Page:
It’s funny how seemingly unrelated events can coincidentally coincide.
I recently wrote about Cathy Greenblat and her stirring book, Love, Loss, and Laughter, featuring photographs of people with various types of dementia and reminding us that “someone is in there.”Cathy has inspired a local coalition of individuals and organizations to make Coachella Valley into a “dementia-friendly community,” patterned on similar projects around the world.
And now for something seemingly unconnected: The Board is a group of men, mostly of a certain age, that gets together monthly for lunch to gab, exchange stories, listen to speakers and generally socialize. They also occasionally have an event where womenfolk are invited. I recently attended just such an event, the day after attending a meeting of the “dementia-friendly” group, where one of The Board’s members, Larry Delrose, showed a film he wrote and co-produced, called Night Club.
Delrose’s film includes such film stars as Mickey Rooney, Sally Kellerman and Ernest Borgnine, in a story that centers on a residence facility where many patients have dementia. The film shows both the compassion and care given to such patients, as well as the callousness often encountered. It includes scenes that members of the audience laughed at nervously—possibly because the film showed many people in a situation in which we’re afraid we’ll one day find ourselves.
Delrose is a Rancho Mirage resident who has been in the Coachella Valley for 34 years. At 63, he has been married for 40 years, and has two daughters and five grandkids. He previously was a real estate investor, wrote a book called Directions to a Happy Life,and began acting and movie-making later in life in an effort to “pursue what you love to do in life.”
Why a movie on this subject? “I thought the movie business needs more mainstream movies that address social issues (instead of) extreme violence, dysfunctional families, horror and action,” says Delrose. “I thought I could present socially aware subjects to the moviegoer in a way that they could learn something about life, without being preachy, corny or too depressing.”
In her pursuit of photographs of people with dementia-related illnesses, Greenblat was determined to capture what makes them laugh, sing and dance. Delrose affirms that “music, dancing and being around younger people can help all older people feel better, especially music, (which) is like a free anti-depressant drug.”
This conclusion led Delrose, in part, to Night Club: “I want to make movies that expose a social issue for thought, make it a great script, get some well-known skilled actors, and bring in lots of kids and music. Night Club was a test for me to see if my idea was right, and based on how I saw people react, I now know that I’m on to something.”
What would it take to de-fuse the stigma attached to a diagnosis of “dementia”? We had a president, Ronald Reagan, who may have already been experiencing the early stages of Alzheimer’s while still in office. Singer Glen Campbell went on tour after his diagnosis, and only recently had to cancel performances due to escalating memory issues—although he is continuing to speak out about his condition.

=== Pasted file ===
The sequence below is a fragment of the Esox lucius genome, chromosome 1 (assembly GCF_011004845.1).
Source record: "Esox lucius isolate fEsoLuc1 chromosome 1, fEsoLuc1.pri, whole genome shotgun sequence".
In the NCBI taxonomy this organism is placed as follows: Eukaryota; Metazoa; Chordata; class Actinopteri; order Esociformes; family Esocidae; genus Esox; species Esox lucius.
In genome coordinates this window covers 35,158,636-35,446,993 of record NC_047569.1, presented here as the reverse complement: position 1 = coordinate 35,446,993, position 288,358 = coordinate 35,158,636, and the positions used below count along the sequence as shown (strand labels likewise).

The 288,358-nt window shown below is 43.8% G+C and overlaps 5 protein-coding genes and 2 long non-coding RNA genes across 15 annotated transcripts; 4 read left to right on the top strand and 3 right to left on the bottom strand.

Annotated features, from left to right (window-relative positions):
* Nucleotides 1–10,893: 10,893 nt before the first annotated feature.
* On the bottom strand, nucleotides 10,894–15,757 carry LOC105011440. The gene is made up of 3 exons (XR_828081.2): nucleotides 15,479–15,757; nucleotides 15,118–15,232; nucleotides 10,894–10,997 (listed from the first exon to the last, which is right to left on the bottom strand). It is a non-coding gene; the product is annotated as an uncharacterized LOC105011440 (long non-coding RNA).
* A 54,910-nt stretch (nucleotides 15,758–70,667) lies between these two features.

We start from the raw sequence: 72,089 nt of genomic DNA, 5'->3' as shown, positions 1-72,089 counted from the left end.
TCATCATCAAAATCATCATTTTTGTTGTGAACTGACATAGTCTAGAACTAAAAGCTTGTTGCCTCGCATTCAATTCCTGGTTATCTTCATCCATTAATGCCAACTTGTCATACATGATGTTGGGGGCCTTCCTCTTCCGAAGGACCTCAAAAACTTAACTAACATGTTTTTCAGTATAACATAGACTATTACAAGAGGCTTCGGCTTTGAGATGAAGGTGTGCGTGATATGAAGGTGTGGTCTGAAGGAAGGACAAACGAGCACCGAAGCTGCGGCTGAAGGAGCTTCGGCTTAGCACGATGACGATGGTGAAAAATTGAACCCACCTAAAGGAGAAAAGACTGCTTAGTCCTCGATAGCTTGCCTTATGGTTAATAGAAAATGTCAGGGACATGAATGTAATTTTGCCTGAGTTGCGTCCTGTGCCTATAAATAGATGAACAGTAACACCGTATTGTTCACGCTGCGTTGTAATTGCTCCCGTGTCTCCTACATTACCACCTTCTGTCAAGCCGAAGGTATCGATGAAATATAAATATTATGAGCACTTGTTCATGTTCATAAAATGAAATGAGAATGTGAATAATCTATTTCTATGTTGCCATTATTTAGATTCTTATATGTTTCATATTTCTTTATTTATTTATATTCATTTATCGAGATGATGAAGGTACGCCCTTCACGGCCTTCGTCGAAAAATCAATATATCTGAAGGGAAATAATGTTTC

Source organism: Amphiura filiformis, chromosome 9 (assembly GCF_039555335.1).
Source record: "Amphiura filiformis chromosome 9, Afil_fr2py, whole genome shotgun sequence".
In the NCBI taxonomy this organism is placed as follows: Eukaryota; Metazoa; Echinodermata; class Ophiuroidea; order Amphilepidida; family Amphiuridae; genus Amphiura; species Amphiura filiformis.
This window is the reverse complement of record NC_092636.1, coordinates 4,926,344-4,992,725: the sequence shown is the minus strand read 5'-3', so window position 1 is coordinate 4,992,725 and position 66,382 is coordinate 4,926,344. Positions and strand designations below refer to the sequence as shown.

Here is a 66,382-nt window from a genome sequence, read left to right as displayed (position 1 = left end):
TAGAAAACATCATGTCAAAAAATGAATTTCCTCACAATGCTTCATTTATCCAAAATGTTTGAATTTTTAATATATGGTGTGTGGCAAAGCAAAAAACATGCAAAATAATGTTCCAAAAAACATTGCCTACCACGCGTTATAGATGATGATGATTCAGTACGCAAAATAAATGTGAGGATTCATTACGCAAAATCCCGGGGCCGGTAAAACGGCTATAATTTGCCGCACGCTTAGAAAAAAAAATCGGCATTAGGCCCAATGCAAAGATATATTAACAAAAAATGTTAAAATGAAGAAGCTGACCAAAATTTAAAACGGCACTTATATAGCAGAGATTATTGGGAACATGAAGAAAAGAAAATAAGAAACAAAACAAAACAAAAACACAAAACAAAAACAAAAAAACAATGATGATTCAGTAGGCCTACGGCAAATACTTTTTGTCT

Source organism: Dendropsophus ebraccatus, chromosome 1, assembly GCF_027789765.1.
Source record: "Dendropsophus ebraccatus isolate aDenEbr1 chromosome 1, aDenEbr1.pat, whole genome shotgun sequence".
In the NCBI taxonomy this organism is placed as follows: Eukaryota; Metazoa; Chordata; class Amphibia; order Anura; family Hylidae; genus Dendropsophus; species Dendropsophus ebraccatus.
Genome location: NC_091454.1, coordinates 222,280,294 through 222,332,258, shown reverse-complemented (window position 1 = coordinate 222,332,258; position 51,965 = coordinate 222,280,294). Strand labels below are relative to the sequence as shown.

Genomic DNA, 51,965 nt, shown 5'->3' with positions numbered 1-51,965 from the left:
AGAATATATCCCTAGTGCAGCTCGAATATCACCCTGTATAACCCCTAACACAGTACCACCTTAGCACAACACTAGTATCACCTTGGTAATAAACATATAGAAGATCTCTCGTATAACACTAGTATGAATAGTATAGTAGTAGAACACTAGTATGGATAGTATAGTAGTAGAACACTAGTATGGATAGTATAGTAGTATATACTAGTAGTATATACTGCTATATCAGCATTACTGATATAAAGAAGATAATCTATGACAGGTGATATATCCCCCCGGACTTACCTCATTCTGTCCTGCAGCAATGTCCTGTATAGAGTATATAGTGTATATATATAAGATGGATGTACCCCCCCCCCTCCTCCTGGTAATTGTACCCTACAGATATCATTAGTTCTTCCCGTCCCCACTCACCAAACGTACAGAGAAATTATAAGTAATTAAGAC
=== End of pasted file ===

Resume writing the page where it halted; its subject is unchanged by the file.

Other famous people have gone public with their diagnosis and have helped de-stigmatize Alzheimer’s: actors Charles Bronson, Charlton Heston, Rita Hayworth, Burgess Meredith, Peter Falk, Estelle Getty; renowned composer Aaron Copeland; boxer Sugar Ray Robinson; singer Perry Como; and basketball coach Pat Summitt.
I can remember when the word “cancer” struck fear even in those who had not received the diagnosis. We whispered the word. We didn’t talk publicly about it. Then first ladies Betty Ford, Rosalynn Carter and Nancy Reagan shared their own experiences with us, along with many others. Now cancer is recognized as a disease that can be detected and in some cases cured, or at least somewhat controlled; we have learned not to shun or fear people who have it. We speak out about it and walk with signs to raise awareness. Although we still fear hearing the diagnosis, we no longer worry about “catching it.”
A similar transformation took place around HIV/AIDS. None of us want to be told we have it, but we no longer fear being around people who have been diagnosed, as when people were afraid to send their children to school because they might “catch it.”
That is one of the goals of a “dementia-friendly community”—to not only de-stigmatize those with the condition, but to educate ourselves and our communities to understand that “someone is in there.”
The next time the person in front of you in line at Starbucks is confused by too many choices, or someone at the checkout counter at the market has trouble counting out change, instead of getting impatient and huffy, offer to help. That is the first step toward the Coachella Valley being a dementia-friendly community—and we all have an investment in that.
You can make a difference.